If the targets of the profane ire of Ms. Marcotte and Ms. McEwan had been Islam; or Buddhism; or Wicca -- instead of Christianity -- would they have been let off with a warning, or would they be looking for new jobs right now?


If they had targeted black male Patriarchy or black male misogyny with the same gusto as they devoted to white males -- would a simple apology be enough?

We'll never learn the answer to that.

But we can guess.

LawDog

*Plan B is the shelf name for the "morning after pill" contraceptive

Wednesday, February 07, 2007

Oh, this is going to be fun.

The trial of Ehren "Weaselboy" Watada took an interesting turn this morning.

In exchange for dropping the charges of Conduct Unbecoming an Officer, Weaselboy signed a document admitting that he did not go to Iraq with his unit -- and proceeded with his trial for Missing Troop Movement.

Turns out that part of the twelve-page document Watada signed was a teeny-tiny part admitting that he had a duty to deploy with his soldiers.

Oopsie.

This is the primary element of the crime of Missing Troop Movement. He acknowledged that he had a duty to deploy; and he failed to do so. Case closed.

In other words, Weaselboy is on trial for a crime he already signed a written confession to.

Good lawyer you got there, troopie.

So, the Judge of the Court Martial found a mistrial and scheduled a retrial in March -- and since the confession that caused the mistrial was part of the pre-trial agreement to drop two of the charges against him -- the pre-trial agreement is dropped.

Ehren "Weaselboy" Watada will stand trial for all charges; and is looking down the throat at six to do.

Part of me wonders if he'll be able to keep his mud in a ball until March.

LawDog

I love living in the future

There is something oh-so-keen about being able to log-on to your somewhat obscure little blog, type up a article about a series of books that you thoroughly enjoy, then coming back four day later to discover a comment by an author of that series thanking you for your interest.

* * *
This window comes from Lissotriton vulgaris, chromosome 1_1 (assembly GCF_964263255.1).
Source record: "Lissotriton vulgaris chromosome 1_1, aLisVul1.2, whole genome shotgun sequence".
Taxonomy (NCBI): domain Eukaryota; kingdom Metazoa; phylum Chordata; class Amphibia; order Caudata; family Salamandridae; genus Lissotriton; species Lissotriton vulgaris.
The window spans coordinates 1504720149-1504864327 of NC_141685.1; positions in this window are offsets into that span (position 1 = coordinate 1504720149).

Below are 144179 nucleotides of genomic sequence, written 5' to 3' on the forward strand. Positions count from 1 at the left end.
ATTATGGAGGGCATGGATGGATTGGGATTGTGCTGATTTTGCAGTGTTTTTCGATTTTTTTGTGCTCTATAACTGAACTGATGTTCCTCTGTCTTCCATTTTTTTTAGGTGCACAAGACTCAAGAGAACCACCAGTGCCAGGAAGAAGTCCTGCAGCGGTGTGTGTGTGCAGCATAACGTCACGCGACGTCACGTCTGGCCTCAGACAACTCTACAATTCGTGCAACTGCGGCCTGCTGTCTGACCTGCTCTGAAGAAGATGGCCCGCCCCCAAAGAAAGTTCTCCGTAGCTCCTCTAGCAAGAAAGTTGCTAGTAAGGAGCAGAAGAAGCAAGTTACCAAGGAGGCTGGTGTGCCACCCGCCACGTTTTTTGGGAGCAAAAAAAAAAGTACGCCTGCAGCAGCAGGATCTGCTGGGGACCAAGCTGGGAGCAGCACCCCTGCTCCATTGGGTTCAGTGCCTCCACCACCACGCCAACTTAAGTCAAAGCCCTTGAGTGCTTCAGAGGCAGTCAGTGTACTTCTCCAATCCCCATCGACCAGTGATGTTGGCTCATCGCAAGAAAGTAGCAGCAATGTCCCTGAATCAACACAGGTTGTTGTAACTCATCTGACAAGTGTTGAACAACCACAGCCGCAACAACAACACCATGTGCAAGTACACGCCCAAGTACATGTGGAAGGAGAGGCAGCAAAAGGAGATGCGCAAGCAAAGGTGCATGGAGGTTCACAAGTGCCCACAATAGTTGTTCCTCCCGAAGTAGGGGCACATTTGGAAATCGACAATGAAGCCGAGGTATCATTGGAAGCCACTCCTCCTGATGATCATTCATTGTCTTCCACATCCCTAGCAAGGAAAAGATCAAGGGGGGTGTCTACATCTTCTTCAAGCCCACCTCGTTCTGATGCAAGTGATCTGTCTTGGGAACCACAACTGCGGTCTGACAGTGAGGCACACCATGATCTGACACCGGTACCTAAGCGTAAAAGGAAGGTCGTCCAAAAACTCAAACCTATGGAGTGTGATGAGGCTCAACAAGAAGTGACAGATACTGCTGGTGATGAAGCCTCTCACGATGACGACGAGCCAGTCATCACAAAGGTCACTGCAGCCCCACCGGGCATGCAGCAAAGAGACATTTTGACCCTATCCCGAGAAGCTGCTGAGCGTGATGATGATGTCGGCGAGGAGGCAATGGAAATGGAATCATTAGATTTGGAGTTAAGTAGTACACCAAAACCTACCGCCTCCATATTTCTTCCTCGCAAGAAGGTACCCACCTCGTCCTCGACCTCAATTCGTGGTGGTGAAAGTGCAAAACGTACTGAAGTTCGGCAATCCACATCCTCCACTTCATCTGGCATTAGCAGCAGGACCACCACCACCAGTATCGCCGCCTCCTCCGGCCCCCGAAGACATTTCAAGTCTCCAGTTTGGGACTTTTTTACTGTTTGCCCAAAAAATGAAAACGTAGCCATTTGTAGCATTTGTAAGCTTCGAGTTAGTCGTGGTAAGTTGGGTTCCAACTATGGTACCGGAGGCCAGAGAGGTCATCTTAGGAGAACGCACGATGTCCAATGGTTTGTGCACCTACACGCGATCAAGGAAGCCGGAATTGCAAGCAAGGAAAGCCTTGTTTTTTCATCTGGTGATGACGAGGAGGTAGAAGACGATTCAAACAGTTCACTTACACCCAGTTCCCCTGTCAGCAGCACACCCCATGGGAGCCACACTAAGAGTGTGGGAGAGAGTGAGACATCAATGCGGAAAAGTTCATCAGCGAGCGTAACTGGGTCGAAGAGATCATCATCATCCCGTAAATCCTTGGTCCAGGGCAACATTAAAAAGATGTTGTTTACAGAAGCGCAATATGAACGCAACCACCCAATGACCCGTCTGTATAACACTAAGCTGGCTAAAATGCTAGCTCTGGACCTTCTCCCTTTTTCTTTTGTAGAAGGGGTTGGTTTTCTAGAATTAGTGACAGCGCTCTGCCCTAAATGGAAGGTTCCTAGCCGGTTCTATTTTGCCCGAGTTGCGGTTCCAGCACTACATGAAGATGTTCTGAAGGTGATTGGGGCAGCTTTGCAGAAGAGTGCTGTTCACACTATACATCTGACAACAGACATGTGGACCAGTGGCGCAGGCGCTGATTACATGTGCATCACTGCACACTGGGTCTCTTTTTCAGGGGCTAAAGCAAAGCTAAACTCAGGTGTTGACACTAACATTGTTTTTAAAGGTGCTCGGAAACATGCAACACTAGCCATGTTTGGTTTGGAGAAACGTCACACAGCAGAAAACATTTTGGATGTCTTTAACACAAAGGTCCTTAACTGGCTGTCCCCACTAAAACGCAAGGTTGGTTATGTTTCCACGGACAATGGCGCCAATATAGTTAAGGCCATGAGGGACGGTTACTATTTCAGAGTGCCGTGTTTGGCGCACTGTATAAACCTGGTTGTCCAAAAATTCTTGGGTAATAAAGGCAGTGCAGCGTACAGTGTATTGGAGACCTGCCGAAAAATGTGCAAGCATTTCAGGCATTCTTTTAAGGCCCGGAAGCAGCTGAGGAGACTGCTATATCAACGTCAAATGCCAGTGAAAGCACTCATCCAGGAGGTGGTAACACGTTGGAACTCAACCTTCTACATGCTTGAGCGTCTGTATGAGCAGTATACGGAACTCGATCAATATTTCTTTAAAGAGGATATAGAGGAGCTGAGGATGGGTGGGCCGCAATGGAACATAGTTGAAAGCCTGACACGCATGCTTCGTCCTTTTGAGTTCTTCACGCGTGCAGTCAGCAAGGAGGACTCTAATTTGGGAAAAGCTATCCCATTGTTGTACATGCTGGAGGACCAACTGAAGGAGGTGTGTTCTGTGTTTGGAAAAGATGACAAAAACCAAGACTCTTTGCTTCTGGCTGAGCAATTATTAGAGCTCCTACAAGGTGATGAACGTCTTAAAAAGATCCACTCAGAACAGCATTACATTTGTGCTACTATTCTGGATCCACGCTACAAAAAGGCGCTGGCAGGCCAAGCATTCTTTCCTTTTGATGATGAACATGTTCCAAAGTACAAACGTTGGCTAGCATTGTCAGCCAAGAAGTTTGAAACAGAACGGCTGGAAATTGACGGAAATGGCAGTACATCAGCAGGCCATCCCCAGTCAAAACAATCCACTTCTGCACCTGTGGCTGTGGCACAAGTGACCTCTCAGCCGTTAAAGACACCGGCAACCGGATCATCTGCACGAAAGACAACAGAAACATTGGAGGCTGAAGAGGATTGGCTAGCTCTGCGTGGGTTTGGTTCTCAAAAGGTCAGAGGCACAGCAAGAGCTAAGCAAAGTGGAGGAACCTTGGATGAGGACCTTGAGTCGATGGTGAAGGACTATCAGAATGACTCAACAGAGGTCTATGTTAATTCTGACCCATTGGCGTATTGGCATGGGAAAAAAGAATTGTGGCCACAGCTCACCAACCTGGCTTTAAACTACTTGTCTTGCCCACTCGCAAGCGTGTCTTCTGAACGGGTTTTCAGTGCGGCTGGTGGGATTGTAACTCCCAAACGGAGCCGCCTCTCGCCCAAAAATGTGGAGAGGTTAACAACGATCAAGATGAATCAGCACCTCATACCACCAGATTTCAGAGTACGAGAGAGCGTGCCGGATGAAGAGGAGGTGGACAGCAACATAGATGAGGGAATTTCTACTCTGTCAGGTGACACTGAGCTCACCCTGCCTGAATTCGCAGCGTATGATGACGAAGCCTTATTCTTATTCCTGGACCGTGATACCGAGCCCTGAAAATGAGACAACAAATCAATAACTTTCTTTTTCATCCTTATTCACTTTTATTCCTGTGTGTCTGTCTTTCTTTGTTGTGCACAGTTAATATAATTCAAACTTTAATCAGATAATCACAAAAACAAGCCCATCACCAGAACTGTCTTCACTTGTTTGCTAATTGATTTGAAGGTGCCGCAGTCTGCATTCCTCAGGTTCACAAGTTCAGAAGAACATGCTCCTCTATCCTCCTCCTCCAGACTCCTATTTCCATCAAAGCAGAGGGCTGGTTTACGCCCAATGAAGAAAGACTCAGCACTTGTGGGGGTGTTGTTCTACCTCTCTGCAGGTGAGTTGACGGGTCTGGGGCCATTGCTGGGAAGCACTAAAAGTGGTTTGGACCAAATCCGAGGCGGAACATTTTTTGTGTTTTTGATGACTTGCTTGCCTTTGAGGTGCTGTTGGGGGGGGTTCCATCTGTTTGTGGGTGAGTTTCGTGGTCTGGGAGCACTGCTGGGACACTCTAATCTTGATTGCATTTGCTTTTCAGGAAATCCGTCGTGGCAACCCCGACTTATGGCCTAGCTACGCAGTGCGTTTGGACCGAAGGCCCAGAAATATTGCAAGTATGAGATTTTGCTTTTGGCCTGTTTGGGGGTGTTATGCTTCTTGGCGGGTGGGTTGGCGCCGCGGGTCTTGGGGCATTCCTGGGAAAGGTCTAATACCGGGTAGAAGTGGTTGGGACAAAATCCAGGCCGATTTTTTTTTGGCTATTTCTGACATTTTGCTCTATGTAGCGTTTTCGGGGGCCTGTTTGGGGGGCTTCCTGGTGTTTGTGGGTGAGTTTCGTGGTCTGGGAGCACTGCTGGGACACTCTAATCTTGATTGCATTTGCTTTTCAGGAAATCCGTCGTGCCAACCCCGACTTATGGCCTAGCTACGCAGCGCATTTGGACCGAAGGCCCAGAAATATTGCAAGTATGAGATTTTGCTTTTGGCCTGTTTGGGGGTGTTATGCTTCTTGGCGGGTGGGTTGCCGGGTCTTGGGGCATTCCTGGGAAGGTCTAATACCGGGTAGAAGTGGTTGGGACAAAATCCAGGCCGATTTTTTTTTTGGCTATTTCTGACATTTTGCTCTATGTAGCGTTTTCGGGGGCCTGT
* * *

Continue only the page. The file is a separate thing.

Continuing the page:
Excuse me while I go over to the corner and squeal like a deranged fanboy for a while.

Okay, I'm back.

Have I mentioned how much I love living in the future?

LawDog

Tuesday, February 06, 2007

Critter update

Seems our Amazon.com pedophile also has a MySpace page:

www.myspace.com/viamund

Note that the picture on the MySpace page is the same one as found on the Blogger page.

Given the number of children on MySpace, I would take it kindly if folks would report the presence of a known paedophile to the MySpace people.

There should be an 'Abuse' button at the bottom of the page, click it and type a polite message, of your kindness.

LawDog

Misconception

I'm not sure how this came up, but I've noticed a couple or three people mentioning a wife/family in the 'Comments' section.

I'm not married, I've never been married, and I have no children that I know of.

Not that blessed, folks.

That is all.

LawDog

Monday, February 05, 2007

Oh, hello!

By way of Kateykakes, we learn that Amazon.com is offering a book of poetry and haiku's for paedophiles.

And not only is the puddle of slime that managed to sneak up on a keyboard and author this screed a paedophile, but it's also a goth-emo-vampire paedophile.

Screaming for attention, ain'tcha?

You got it.

Given that paedophiles are the rightful prey of lawdogs everywhere, I think I'm going to have to deal myself in on this one.

I'm not about to link my blog to some subhuman deviant pervert, so for further information, go here.

By-the-by, First Amendment arguments are a dead issue here. Amazon.com may have the First Amendment right to publish this garbage, but I also have a First Amendment right to speak my mind. To them, about them, or to any of my Gentle Readers about this.